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I spend a lot of time raising awareness for Menkes Disease and other Rare Diseases, striving for the cure. So, it might be shocking to hear when the next treatment for Menkes is available (and it might be the cure) I’m not sure I want it.
Let me back up a bit before I explain why. Menkes Disease is terrible, the boys with it don’t live long and are severely limited in their abilities unless they get treatment in the first 10 days of life. My son Lucas, got that treatment but not until he was one year old. We can’t be sure if it helped at all or even if he was in a placebo group.
As bad as a diagnosis of Menkes Disease is, in a few ways we were lucky. Lucky that there was already a clinical trial, lucky that we got in to it, lucky there was already The Menkes Foundation, lucky to find a robust online support group already active. You know that the norms of your world have been re-defined when you count these things as good luck. But I’ve met enough Rare and undiagnosed families to know that getting those items I just listed can be a huge struggle. It’s a part of the Rare struggle we got to skip over.
You learn quickly when facing a Rare Disease that it’s pointless to compare yourself to others. Yet we’re human and sometimes we still do it. I think of the similar and yet so different Rare Disease situation my good friend is facing. Bo Bigelow is my partner and co-founder of Disorder: The Rare Disease Film Festival. His daughter’s condition, UPS7 mutation is so newly discovered that they had none of those systems in place. They are building their foundation from zero, they are finding the other patients and fundraising to try to get some research that might lead to a clinical trial. Again, pointless to compare, but when I do, I think of USP7 as a “young” Rare Disease (it still hasn’t been named) and Menkes Disease as a more mature one (it was discovered in 1962).
So, we were fortunate to get our son into a clinical trial with a treatment that has been shown to make a huge improvement in outcomes. Lucas was it in for three years, after that point harmful side effects are thought to outweigh any benefits. But science has progressed since then. We’ve heard a new clinical trial might not be far off and Lucas might be a candidate. This too can be thought of as more good fortune since often older patients are excluded from these studies. But as we imagine what the next clinical trial might offer we’re not sure we want it for our son.
Imagine is the key word here since the pace of science with advances like CRISPr Cas9 gene editing’s promise of repairing, replacing and patching single gene mutations sounds more like science fiction than any previous version of medicine. Menkes Disease is a single gene syndrome. The ATP7A is mutated. Suppose the next clinical trial sets out to replace my son’s faulty gene with a working copy. And suppose it works as intended. He starts to produce the copper-transport protein that he has lacked all his life. Would he be cured?
I think it would be a technical cure. And certainly, a worthwhile endeavor for advancing the science. But would it advance my son’s health? Or more to the point his quality of life?
For the past nine years Lucas’ inability to metabolize copper has greatly impaired the development of his brain, muscles and hair. It’s as if his development reached that of a five-month-old and mostly plateaued after that. If he were cured tomorrow would that ensure the plateau didn’t slip into decline? (In the current prognosis a decline is inevitable.) If so he’d stay the same but live longer. We can argue about whether living longer is better and if so how much longer? But avoiding a decline can sound tempting.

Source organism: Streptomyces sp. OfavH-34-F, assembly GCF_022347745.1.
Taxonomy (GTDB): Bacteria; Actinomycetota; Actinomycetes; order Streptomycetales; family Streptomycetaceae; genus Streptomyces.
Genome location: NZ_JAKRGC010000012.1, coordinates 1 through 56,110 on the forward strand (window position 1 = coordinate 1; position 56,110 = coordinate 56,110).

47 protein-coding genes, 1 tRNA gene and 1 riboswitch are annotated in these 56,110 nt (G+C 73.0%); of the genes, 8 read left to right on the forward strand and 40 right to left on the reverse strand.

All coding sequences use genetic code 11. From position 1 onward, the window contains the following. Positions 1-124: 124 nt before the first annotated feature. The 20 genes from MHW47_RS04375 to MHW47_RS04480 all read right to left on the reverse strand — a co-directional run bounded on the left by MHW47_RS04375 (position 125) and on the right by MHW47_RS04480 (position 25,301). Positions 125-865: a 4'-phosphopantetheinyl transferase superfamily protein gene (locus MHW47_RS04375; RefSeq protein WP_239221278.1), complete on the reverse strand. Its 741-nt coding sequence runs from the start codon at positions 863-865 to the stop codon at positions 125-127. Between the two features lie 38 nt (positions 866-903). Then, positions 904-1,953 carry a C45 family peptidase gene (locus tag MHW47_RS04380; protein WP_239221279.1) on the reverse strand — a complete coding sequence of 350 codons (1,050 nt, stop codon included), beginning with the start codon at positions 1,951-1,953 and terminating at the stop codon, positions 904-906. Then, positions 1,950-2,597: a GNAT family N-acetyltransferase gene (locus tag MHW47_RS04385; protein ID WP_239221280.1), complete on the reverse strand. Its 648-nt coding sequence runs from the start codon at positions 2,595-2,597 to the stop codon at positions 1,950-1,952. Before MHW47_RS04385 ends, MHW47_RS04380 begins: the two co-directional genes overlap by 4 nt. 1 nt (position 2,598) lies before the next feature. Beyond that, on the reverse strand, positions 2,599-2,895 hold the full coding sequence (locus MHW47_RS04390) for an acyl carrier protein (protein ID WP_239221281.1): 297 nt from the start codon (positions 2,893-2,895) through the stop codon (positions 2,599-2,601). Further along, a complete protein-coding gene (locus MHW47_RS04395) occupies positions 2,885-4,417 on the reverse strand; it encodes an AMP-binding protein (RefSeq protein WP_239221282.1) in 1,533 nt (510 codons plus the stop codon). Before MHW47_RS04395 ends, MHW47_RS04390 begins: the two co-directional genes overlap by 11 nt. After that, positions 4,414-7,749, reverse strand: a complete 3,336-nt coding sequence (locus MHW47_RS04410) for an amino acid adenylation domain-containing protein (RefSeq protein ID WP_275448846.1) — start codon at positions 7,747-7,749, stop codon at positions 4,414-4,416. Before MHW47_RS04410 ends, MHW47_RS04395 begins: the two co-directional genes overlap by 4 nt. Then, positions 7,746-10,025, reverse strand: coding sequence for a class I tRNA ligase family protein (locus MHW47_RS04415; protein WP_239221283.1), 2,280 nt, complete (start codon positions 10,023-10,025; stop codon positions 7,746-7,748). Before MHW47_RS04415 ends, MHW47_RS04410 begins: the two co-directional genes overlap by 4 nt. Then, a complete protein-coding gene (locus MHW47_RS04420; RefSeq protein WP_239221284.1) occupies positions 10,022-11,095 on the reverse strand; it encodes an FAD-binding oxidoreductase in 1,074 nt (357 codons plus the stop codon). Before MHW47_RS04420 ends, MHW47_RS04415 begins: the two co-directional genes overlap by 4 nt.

Or suppose the cure, the repaired gene, moves him off his developmental plateau and he starts making gains. Gains on a similar pace to a healthy child? But with his previous nine-year lag, what form would that development take? At age eleven he gains the skills of a three-year-old? At age 14 a six-year-old? Are these good outcomes? I honestly can’t decide. We love Lucas as he is now, full of laughs and smiles despite not being able to talk or control his body. We’d of course love him whatever changes may come, but should we choose to create those changes in him?
Another aspect to consider. We (his mom and I) suspect Lucas feels less pain than those in typical health. If true this has probably aided his tolerance of the many strains on his little body. We’re not doctors and so far, there’s nothing in the literature to support our hunch but I’ll share it anyway. We wonder if the same lack of brain development has resulted in less developed nerve endings and therefore he’s less receptive to pain inputs. If so that’s a real silver lining on the storm cloud of Menkes Disease. Again, this is all our non-science-educated anecdotal guess work here. But we’re imagining things like cures, right? Cures that sound like Sci-fi movie plots.
So, imagine with me a bit further that the cure comes for my son and his myelination improves, the nerve endings grow to more normal functioning. Does he begin to feel more pain? On paper this is improved function. A researcher could celebrate success. But does it improve things for my boy?
Now I think you can see why we might refuse a cure when if and when it comes.
Then again just because we may not want a cure for our son, that doesn’t change how much we want a cure for Menkes Disease --for those just diagnosed and for future generations. Those populations can still see their boys develop on a more typical path with less pain, disability and longer life.
Daniel DeFabio is the co-founder of Disorder: the Rare Disease Film Festival. Films from the festival including his own film about his son will screen in Boston and Sioux Falls this September. He has written for The Mighty, Geek Magazine, Video Maker Magazine, BoingBoing.net and FanboyPlanet.com.